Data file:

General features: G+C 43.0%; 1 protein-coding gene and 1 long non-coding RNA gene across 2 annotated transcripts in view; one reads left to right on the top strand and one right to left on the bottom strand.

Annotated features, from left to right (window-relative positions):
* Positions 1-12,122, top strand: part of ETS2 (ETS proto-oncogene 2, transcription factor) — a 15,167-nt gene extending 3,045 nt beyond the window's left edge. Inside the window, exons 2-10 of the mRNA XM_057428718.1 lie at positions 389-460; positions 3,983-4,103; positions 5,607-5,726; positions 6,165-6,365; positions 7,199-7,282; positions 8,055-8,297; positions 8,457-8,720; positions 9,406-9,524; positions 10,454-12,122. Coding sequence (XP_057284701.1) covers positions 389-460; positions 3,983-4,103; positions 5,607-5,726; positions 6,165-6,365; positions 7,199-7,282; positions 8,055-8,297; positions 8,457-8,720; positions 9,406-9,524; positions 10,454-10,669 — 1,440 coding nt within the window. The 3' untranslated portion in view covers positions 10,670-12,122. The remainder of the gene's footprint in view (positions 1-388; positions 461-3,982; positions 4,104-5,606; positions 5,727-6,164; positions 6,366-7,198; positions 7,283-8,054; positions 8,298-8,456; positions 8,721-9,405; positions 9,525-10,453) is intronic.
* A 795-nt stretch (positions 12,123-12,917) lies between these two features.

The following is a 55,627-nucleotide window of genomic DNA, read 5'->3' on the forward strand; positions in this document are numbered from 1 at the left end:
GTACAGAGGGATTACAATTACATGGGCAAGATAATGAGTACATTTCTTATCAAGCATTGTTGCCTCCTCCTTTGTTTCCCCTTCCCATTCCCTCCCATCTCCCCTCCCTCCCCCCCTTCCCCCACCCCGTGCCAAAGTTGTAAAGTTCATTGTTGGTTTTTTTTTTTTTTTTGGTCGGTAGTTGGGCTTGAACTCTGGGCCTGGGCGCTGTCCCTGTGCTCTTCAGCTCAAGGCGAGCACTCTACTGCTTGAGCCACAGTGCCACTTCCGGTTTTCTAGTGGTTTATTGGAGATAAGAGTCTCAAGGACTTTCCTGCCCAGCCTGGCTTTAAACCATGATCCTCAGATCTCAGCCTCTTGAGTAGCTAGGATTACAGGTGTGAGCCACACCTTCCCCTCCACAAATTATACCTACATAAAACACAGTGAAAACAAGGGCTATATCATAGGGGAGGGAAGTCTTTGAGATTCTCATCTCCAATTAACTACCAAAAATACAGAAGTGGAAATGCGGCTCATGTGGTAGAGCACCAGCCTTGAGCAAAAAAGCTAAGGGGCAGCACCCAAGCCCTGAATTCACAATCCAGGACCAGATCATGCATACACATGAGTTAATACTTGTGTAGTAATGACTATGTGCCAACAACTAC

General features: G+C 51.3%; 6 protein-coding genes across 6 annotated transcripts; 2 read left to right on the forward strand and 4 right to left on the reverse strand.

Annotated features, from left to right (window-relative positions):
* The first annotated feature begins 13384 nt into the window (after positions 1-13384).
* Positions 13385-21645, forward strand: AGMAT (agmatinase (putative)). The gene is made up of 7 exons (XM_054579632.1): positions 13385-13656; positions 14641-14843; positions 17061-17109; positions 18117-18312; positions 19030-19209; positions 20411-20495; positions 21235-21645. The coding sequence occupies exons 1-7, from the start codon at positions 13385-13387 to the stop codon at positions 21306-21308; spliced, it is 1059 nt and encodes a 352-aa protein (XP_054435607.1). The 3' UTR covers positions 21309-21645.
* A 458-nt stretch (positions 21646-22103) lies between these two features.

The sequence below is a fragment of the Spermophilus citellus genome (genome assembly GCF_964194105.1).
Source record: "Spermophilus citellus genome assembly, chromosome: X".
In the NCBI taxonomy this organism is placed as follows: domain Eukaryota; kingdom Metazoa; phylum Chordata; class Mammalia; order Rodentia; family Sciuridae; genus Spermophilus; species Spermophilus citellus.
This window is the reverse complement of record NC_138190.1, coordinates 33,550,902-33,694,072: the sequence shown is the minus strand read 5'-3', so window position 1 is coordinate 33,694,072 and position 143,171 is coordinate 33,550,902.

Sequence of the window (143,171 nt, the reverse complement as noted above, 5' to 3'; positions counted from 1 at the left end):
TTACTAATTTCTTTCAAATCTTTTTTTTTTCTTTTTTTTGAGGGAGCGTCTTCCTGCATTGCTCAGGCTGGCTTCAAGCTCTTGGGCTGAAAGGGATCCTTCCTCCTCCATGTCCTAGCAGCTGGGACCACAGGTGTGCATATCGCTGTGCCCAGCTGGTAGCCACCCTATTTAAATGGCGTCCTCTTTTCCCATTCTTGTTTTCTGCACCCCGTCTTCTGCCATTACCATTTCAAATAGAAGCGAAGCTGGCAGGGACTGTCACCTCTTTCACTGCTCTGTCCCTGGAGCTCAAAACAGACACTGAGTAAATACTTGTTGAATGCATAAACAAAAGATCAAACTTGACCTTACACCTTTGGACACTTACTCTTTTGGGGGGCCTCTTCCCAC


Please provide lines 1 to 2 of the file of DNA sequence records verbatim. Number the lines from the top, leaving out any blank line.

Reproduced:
General features: G+C 43.0%; 1 protein-coding gene and 1 long non-coding RNA gene across 2 annotated transcripts in view; one reads left to right on the top strand and one right to left on the bottom strand.

Annotated features, from left to right (window-relative positions):